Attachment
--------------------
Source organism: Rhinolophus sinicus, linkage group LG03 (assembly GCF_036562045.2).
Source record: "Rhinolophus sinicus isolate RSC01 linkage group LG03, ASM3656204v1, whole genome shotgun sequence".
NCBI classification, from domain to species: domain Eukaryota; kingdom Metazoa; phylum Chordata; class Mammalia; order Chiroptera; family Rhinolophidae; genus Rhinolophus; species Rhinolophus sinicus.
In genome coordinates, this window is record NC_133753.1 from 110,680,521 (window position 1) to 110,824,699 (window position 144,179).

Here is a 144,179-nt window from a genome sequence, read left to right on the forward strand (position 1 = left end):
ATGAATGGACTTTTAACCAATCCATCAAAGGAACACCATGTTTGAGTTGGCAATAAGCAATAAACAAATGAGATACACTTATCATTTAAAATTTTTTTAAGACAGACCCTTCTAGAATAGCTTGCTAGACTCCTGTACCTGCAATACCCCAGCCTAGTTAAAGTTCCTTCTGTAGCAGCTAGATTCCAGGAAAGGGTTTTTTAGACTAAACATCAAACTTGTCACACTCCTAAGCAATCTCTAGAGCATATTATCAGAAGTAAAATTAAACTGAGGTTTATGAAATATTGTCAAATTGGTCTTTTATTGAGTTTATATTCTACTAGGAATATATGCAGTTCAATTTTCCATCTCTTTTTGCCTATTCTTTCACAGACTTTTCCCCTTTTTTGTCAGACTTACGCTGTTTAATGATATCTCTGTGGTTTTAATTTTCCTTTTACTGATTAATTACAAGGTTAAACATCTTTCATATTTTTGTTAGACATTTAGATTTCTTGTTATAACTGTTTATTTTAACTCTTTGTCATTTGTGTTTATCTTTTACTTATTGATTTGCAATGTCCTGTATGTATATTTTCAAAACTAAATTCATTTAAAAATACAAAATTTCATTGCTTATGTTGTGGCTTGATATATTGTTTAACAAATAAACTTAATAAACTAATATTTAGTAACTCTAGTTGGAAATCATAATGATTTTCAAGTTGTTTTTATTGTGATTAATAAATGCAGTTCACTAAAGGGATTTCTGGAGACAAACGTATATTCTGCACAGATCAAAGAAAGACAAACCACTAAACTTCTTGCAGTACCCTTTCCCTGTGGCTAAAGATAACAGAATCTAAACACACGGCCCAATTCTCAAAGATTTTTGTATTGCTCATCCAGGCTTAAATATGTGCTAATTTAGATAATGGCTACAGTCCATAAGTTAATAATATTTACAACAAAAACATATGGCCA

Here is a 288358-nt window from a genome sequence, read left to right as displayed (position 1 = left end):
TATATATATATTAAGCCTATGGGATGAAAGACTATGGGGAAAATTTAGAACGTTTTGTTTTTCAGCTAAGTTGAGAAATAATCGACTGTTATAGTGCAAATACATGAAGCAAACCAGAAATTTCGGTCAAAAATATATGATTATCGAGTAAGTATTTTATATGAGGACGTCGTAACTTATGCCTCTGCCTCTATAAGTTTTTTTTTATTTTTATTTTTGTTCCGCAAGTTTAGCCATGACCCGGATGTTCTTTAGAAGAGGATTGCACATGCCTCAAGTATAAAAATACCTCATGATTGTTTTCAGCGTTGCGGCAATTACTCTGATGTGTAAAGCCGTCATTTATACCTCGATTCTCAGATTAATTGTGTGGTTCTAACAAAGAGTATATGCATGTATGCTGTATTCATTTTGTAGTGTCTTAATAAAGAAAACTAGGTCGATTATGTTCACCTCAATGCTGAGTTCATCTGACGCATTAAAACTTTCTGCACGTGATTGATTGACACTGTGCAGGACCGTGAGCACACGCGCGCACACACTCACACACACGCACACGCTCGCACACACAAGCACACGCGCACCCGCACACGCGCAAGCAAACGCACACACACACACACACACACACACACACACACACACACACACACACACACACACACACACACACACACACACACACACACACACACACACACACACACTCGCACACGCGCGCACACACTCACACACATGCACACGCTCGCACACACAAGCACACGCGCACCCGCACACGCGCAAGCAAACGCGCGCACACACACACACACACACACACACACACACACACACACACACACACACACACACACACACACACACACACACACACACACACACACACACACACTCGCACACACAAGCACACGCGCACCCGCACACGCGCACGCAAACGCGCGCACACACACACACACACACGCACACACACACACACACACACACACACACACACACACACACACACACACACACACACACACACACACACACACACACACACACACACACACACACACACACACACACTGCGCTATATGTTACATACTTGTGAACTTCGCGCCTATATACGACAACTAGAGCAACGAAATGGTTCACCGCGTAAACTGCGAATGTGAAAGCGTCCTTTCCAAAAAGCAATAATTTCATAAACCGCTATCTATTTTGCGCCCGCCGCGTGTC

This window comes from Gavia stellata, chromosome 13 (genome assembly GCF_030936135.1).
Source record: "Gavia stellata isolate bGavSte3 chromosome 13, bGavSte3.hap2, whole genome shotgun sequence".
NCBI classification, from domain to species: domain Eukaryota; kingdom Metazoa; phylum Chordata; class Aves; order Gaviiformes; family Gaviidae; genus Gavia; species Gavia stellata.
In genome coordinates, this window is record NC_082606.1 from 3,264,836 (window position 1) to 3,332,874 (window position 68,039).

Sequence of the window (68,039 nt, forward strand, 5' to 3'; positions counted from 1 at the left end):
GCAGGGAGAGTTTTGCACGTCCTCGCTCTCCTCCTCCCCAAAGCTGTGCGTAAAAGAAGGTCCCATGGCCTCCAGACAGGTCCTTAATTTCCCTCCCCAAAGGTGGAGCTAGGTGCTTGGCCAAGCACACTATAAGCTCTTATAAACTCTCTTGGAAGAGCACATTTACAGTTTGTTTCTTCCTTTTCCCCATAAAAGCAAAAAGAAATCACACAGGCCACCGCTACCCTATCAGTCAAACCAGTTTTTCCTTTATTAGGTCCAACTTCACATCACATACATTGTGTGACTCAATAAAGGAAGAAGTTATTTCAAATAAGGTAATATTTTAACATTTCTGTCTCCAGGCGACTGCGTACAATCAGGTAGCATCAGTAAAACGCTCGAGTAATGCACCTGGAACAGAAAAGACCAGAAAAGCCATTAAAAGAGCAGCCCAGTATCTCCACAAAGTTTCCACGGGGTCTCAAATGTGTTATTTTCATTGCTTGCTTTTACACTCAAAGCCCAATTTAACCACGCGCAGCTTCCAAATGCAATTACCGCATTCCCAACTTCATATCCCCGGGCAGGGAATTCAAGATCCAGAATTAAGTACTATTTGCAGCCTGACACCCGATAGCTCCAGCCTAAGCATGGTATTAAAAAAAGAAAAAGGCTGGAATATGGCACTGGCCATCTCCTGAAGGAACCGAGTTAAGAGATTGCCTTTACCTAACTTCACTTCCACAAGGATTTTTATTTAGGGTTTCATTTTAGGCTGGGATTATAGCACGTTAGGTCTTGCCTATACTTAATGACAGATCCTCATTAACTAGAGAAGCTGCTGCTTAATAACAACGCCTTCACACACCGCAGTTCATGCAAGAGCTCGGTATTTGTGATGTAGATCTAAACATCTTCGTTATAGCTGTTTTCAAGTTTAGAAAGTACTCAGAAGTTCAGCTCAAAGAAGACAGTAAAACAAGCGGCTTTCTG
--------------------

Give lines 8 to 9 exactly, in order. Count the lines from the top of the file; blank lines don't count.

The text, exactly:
TATATATATATTAAGCCTATGGGATGAAAGACTATGGGGAAAATTTAGAACGTTTTGTTTTTCAGCTAAGTTGAGAAATAATCGACTGTTATAGTGCAAATACATGAAGCAAACCAGAAATTTCGGTCAAAAATATATGATTATCGAGTAAGTATTTTATATGAGGACGTCGTAACTTATGCCTCTGCCTCTATAAGTTTTTTTTTATTTTTATTTTTGTTCCGCAAGTTTAGCCATGACCCGGATGTTCTTTAGAAGAGGATTGCACATGCCTCAAGTATAAAAATACCTCATGATTGTTTTCAGCGTTGCGGCAATTACTCTGATGTGTAAAGCCGTCATTTATACCTCGATTCTCAGATTAATTGTGTGGTTCTAACAAAGAGTATATGCATGTATGCTGTATTCATTTTGTAGTGTCTTAATAAAGAAAACTAGGTCGATTATGTTCACCTCAATGCTGAGTTCATCTGACGCATTAAAACTTTCTGCACGTGATTGATTGACACTGTGCAGGACCGTGAGCACACGCGCGCACACACTCACACACACGCACACGCTCGCACACACAAGCACACGCGCACCCGCACACGCGCAAGCAAACGCACACACACACACACACACACACACACACACACACACACACACACACACACACACACACACACACACACACACACACACACACACACACACACACACACTCGCACACGCGCGCACACACTCACACACATGCACACGCTCGCACACACAAGCACACGCGCACCCGCACACGCGCAAGCAAACGCGCGCACACACACACACACACACACACACACACACACACACACACACACACACACACACACACACACACACACACACACACACACACACACACACACACTCGCACACACAAGCACACGCGCACCCGCACACGCGCACGCAAACGCGCGCACACACACACACACACACGCACACACACACACACACACACACACACACACACACACACACACACACACACACACACACACACACACACACACACACACACACACACACACACACACACACACACACTGCGCTATATGTTACATACTTGTGAACTTCGCGCCTATATACGACAACTAGAGCAACGAAATGGTTCACCGCGTAAACTGCGAATGTGAAAGCGTCCTTTCCAAAAAGCAATAATTTCATAAACCGCTATCTATTTTGCGCCCGCCGCGTGTC

This window comes from Gavia stellata, chromosome 13 (genome assembly GCF_030936135.1).